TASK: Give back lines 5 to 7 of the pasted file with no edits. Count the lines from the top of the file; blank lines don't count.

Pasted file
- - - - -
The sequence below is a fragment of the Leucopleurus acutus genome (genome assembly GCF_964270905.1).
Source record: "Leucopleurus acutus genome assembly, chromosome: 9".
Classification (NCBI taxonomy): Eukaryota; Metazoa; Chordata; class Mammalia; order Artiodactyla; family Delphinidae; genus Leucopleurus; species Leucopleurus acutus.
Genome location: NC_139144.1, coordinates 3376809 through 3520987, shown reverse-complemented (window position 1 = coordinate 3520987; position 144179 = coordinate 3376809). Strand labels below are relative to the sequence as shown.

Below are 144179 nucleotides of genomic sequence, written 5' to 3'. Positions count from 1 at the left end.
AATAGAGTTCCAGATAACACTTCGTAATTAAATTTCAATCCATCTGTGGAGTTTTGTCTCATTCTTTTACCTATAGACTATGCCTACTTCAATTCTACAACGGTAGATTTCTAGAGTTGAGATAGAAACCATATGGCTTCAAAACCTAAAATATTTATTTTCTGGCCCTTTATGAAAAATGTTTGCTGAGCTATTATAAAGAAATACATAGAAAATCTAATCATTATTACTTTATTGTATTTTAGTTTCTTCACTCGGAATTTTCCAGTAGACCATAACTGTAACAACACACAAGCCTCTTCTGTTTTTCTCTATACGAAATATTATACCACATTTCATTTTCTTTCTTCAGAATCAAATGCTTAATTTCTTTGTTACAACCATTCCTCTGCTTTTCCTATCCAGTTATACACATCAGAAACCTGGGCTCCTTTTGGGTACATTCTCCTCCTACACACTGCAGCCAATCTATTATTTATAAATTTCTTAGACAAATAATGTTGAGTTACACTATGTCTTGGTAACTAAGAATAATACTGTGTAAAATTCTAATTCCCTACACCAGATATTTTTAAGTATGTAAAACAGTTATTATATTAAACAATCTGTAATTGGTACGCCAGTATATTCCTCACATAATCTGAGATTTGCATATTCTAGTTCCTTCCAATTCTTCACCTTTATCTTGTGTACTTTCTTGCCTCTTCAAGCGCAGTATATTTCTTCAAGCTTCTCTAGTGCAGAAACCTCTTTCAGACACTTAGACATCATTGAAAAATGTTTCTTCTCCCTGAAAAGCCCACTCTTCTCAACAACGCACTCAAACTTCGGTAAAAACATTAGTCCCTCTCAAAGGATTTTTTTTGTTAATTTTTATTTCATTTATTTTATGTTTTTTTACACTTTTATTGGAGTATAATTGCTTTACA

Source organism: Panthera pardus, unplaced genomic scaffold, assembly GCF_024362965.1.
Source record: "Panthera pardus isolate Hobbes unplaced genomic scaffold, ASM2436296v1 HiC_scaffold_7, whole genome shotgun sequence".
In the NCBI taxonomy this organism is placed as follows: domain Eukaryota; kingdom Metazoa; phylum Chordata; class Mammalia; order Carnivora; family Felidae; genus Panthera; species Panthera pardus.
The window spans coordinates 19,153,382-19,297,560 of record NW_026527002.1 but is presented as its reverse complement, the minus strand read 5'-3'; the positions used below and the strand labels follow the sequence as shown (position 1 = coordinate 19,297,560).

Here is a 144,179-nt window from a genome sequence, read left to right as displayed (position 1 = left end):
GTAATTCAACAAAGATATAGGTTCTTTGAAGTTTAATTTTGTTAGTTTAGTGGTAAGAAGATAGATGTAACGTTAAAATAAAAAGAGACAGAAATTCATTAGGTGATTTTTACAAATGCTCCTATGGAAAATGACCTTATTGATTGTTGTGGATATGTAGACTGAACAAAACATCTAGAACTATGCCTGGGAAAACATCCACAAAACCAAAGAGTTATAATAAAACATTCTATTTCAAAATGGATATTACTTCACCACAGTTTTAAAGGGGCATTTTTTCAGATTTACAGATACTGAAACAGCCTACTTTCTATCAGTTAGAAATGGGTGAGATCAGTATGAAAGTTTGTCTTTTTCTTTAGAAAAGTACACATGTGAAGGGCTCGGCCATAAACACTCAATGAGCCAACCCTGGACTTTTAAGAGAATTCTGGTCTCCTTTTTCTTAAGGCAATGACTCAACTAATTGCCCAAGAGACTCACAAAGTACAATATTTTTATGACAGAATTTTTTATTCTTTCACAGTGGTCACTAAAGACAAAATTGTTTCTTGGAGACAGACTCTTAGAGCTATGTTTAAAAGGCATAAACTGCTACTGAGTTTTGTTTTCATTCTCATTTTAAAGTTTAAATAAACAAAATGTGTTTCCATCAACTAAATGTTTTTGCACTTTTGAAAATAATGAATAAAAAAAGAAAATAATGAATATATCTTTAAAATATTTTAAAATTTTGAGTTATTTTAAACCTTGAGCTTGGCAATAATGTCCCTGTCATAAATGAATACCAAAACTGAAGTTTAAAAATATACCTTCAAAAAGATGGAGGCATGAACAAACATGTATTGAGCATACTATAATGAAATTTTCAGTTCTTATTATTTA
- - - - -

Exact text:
Below are 144179 nucleotides of genomic sequence, written 5' to 3'. Positions count from 1 at the left end.
AATAGAGTTCCAGATAACACTTCGTAATTAAATTTCAATCCATCTGTGGAGTTTTGTCTCATTCTTTTACCTATAGACTATGCCTACTTCAATTCTACAACGGTAGATTTCTAGAGTTGAGATAGAAACCATATGGCTTCAAAACCTAAAATATTTATTTTCTGGCCCTTTATGAAAAATGTTTGCTGAGCTATTATAAAGAAATACATAGAAAATCTAATCATTATTACTTTATTGTATTTTAGTTTCTTCACTCGGAATTTTCCAGTAGACCATAACTGTAACAACACACAAGCCTCTTCTGTTTTTCTCTATACGAAATATTATACCACATTTCATTTTCTTTCTTCAGAATCAAATGCTTAATTTCTTTGTTACAACCATTCCTCTGCTTTTCCTATCCAGTTATACACATCAGAAACCTGGGCTCCTTTTGGGTACATTCTCCTCCTACACACTGCAGCCAATCTATTATTTATAAATTTCTTAGACAAATAATGTTGAGTTACACTATGTCTTGGTAACTAAGAATAATACTGTGTAAAATTCTAATTCCCTACACCAGATATTTTTAAGTATGTAAAACAGTTATTATATTAAACAATCTGTAATTGGTACGCCAGTATATTCCTCACATAATCTGAGATTTGCATATTCTAGTTCCTTCCAATTCTTCACCTTTATCTTGTGTACTTTCTTGCCTCTTCAAGCGCAGTATATTTCTTCAAGCTTCTCTAGTGCAGAAACCTCTTTCAGACACTTAGACATCATTGAAAAATGTTTCTTCTCCCTGAAAAGCCCACTCTTCTCAACAACGCACTCAAACTTCGGTAAAAACATTAGTCCCTCTCAAAGGATTTTTTTTGTTAATTTTTATTTCATTTATTTTATGTTTTTTTACACTTTTATTGGAGTATAATTGCTTTACA

Source organism: Panthera pardus, unplaced genomic scaffold, assembly GCF_024362965.1.